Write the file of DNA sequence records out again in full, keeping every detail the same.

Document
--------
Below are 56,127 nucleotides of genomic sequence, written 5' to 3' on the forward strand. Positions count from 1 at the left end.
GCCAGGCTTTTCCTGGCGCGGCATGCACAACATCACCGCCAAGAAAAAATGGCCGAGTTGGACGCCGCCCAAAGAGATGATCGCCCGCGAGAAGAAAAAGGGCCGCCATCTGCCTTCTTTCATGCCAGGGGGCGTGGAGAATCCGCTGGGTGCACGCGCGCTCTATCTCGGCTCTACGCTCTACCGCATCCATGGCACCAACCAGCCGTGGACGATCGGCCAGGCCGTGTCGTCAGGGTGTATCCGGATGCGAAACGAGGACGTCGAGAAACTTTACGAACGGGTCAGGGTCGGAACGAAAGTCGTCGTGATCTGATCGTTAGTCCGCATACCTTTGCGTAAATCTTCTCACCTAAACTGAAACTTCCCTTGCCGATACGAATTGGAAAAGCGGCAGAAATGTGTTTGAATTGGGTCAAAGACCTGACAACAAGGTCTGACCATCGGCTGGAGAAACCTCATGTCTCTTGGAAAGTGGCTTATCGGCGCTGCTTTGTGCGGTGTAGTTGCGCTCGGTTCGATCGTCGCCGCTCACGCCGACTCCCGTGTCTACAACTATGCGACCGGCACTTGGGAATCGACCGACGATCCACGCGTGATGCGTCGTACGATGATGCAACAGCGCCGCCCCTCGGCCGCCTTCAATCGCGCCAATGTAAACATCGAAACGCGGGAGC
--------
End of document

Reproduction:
Below are 56,127 nucleotides of genomic sequence, written 5' to 3' on the forward strand. Positions count from 1 at the left end.
GCCAGGCTTTTCCTGGCGCGGCATGCACAACATCACCGCCAAGAAAAAATGGCCGAGTTGGACGCCGCCCAAAGAGATGATCGCCCGCGAGAAGAAAAAGGGCCGCCATCTGCCTTCTTTCATGCCAGGGGGCGTGGAGAATCCGCTGGGTGCACGCGCGCTCTATCTCGGCTCTACGCTCTACCGCATCCATGGCACCAACCAGCCGTGGACGATCGGCCAGGCCGTGTCGTCAGGGTGTATCCGGATGCGAAACGAGGACGTCGAGAAACTTTACGAACGGGTCAGGGTCGGAACGAAAGTCGTCGTGATCTGATCGTTAGTCCGCATACCTTTGCGTAAATCTTCTCACCTAAACTGAAACTTCCCTTGCCGATACGAATTGGAAAAGCGGCAGAAATGTGTTTGAATTGGGTCAAAGACCTGACAACAAGGTCTGACCATCGGCTGGAGAAACCTCATGTCTCTTGGAAAGTGGCTTATCGGCGCTGCTTTGTGCGGTGTAGTTGCGCTCGGTTCGATCGTCGCCGCTCACGCCGACTCCCGTGTCTACAACTATGCGACCGGCACTTGGGAATCGACCGACGATCCACGCGTGATGCGTCGTACGATGATGCAACAGCGCCGCCCCTCGGCCGCCTTCAATCGCGCCAATGTAAACATCGAAACGCGGGAGC